As regards its anti-carcinogenic activity, epidemiological studies have shown that the use of soy products, which are an excellent natural source of phytic acid, leads to lower prostate cancer mortality rates. This is particularly due to the ability of phytic acid to chelate zinc, besides calcium, magnesium, copper and iron (Hebert, J. R., Hurley, T. G., Olendzki, B. C., Teas, J., Ma, Y. & Hampl, J. S: (1998), Nutritional and socioeconomic factors in relation to prostate cancer mortality: a cross-national study, J. Natl. Cancer Inst., 90:1637-1647; Kolonel, L. N., Hankin, J. H., Wittemore, A. S., Wu, A. H., Gallagher, R. P., Wilkens, L. R., et al. (2000) Vegetables, fruit, legumes and prostate cancer: a multiethnic case-control study, Cancer Epidemial Biomarker Prev, 9 : 975-804).

In particular, inositol is active in cell membranes and in sending messages signalling the control of cell functions in the nervous system. Like choline, inositol is also present in lecithin and turns out to be effective for stimulating the production of lecithin itself in the body. Since fats are transferred from the liver to the cells with the help of lecithin, inositol positively contributes to the metabolism of fats and helps to reduce cholesterol levels in the blood. Moreover, the use of inositol along with choline has a positive effect on peripheral diabetic neuropathies, and the same combination is recommended also in women's nutrition and in cases of hypoglycaemia.

The daily intake of inositol with food is around 1 gram, from animal sources such as phospholipids, or from vegetable sources like phytic acid, while therapeutic doses range from 500 to 1,000 mg a day. Patients with peripheral neuropathies caused by diabetes were given 500 mg twice a day for two weeks, with considerable results. 3 g of myoinositol was also administered orally and 1 gram intravenously, without any appearance of side-effects or toxic effects.

Among the other useful biological effects of inositol, and thus of the phytic acid that constitutes its in-vivo precursor, it should be noted that inositol has an effect similar to that of sedatives, and does not only act as a tranquilliser without any side-effect, but may also be effective against insomnia. It clears up cases of slight hypertension by gradually lowering blood pressure, and is also useful in treating schizophrenia, hypoglycaemia and patients with high copper levels and low zinc levels in the blood. Finally, inositol has been found to prevent swelling of the liver.

Thus, the present invention specifically provides a salt or complex of a methyl donor compound with phytic acid or phosphorylated inositol, where by phosphorylated inositol it is meant a molecule in which one or more phosphoric groups of phytic acid are salified with metal cations, wherein the methyl donor compound may be selected from the group consisting of: S-adenosyl-L-methionine and N, N, N-trimethylglycine.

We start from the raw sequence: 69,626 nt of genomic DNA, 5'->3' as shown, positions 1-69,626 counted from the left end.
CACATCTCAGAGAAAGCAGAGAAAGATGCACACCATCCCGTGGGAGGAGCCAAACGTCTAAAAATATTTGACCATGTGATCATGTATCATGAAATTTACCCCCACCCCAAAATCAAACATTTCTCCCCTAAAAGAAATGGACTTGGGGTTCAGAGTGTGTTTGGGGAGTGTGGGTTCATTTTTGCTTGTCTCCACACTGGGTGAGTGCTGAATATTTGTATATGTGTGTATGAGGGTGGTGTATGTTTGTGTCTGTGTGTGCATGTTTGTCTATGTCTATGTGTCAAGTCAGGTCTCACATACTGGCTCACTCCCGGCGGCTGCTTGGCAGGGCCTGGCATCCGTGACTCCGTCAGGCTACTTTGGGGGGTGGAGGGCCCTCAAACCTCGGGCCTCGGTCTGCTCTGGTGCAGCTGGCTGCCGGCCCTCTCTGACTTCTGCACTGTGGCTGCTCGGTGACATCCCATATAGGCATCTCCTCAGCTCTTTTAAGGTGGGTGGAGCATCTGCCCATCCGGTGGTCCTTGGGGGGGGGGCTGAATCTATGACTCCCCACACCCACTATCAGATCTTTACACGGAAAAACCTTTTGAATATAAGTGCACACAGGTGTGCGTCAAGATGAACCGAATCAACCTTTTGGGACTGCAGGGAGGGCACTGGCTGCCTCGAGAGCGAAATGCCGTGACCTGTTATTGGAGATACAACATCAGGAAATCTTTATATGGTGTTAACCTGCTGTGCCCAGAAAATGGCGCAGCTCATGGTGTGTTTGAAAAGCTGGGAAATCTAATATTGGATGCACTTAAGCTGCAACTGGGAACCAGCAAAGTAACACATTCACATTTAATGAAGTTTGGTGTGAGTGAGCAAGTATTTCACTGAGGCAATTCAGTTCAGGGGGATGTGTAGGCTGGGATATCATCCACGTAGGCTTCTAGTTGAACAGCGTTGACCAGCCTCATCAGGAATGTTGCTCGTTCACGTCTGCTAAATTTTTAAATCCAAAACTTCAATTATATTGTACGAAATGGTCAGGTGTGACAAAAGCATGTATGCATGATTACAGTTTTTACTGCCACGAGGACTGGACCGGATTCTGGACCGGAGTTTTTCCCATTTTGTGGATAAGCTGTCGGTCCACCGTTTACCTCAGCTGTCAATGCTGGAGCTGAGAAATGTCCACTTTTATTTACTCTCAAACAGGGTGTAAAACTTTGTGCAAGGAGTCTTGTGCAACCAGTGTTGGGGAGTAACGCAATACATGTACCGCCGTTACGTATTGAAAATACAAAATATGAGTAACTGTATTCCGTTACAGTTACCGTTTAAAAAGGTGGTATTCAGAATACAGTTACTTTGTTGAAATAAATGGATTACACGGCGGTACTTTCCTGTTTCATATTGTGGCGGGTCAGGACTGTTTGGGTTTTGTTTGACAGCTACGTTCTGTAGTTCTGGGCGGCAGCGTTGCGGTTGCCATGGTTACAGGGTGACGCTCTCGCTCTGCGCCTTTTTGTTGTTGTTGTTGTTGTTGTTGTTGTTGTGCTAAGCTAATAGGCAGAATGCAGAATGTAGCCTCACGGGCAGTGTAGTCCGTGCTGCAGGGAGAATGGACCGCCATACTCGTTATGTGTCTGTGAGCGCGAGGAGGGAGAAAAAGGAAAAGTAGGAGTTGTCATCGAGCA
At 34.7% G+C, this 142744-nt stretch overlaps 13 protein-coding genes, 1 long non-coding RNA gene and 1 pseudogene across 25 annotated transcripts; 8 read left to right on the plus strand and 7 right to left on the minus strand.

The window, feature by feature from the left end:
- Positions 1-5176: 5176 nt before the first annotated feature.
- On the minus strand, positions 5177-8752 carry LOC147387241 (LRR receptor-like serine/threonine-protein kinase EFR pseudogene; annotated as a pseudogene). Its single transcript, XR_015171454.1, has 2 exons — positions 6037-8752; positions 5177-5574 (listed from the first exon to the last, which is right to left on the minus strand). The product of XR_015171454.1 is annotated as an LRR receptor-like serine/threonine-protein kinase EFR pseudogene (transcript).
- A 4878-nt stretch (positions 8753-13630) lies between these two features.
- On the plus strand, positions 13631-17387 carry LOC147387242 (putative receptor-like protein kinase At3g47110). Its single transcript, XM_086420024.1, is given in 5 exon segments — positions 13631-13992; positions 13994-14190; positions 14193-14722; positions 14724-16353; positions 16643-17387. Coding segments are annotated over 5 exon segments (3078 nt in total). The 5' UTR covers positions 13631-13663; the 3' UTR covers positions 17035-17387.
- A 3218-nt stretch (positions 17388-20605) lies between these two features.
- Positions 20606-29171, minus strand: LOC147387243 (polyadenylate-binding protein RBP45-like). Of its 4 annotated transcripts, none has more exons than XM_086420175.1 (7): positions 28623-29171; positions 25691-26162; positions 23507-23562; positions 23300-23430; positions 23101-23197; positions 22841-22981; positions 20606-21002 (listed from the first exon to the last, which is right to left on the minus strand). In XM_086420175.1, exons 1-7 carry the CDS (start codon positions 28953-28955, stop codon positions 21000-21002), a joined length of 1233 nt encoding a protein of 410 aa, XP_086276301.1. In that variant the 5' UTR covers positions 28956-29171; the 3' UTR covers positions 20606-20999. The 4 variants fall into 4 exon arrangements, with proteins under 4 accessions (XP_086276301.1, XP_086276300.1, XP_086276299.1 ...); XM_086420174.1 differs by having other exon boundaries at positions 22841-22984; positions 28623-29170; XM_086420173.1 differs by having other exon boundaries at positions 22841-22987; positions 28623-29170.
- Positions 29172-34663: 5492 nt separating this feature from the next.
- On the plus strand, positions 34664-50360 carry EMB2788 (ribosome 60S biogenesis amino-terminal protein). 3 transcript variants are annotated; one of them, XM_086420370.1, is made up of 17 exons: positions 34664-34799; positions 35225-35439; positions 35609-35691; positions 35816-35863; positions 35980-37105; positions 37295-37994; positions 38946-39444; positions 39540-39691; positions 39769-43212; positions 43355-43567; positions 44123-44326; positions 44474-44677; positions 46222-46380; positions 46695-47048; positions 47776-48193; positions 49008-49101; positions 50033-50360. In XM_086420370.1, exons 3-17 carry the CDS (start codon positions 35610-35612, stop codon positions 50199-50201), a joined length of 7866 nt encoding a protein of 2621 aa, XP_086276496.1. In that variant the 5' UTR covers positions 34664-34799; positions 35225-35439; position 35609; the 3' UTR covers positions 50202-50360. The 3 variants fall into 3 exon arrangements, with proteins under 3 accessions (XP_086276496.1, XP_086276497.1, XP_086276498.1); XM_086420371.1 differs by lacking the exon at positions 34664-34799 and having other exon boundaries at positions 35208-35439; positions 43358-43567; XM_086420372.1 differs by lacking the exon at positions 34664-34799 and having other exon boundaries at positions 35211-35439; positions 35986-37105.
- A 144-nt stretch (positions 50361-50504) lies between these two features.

In the particular case where the methyl donor concerned is SAMe, the salts and complexes of SAMe and phytic acid or phosphorylated inositol, according to the present invention, have the following formula:


SAMe·n [(C6H(18−x)O24P6My/a·N(x−y)/b]

wherein: SAMe is a molecule of S-adenosyl-L-methionine,

    • n is an integer ranging from 1 to 3,
    • x is a number comprised between 0 and 12 (0≦x≦12),
    • y is a number comprised between 0 and x (0≦y≦x),
    • M and N are mono- or polyvalent metal cations,
    • a and b, respectively, are the oxidation state of M and N.

It is immediate to ascertain that the general formula above includes the particular cases in which SAMe is salified with phytic acid, with phytin (calcium and magnesium salt) or with any other simple or mixed salt of phytic acid with metal cations, such as sodium phytate or the calcium and iron salt of phytic acid.

In the other particular case where the methyl donor compound is betaine or N,N,N-trimethylglycine, the salts or complexes according to the present invention have the following formula:


m TMG·n [(C6H(18−x)O24P6My/a·N(x−y)/b]

wherein: TMG is a molecule of N,N,N-trimethylglycine,

    • m and n are integers ranging from 1 to 10,
    • x is a number ranging between 0 and 12 (O≦x≦12),
    • y is a number ranging between 0 and x (0≦y≦x),
    • M and N are mono- or polyvalent metal cations,
    • a and b, respectively, are the state of oxidation of M and N.

In both the aforesaid preferred cases, the M and N cations, when present, are preferably cations of alkali metals or alkaline-earth metals and, in particular, they are calcium and magnesium.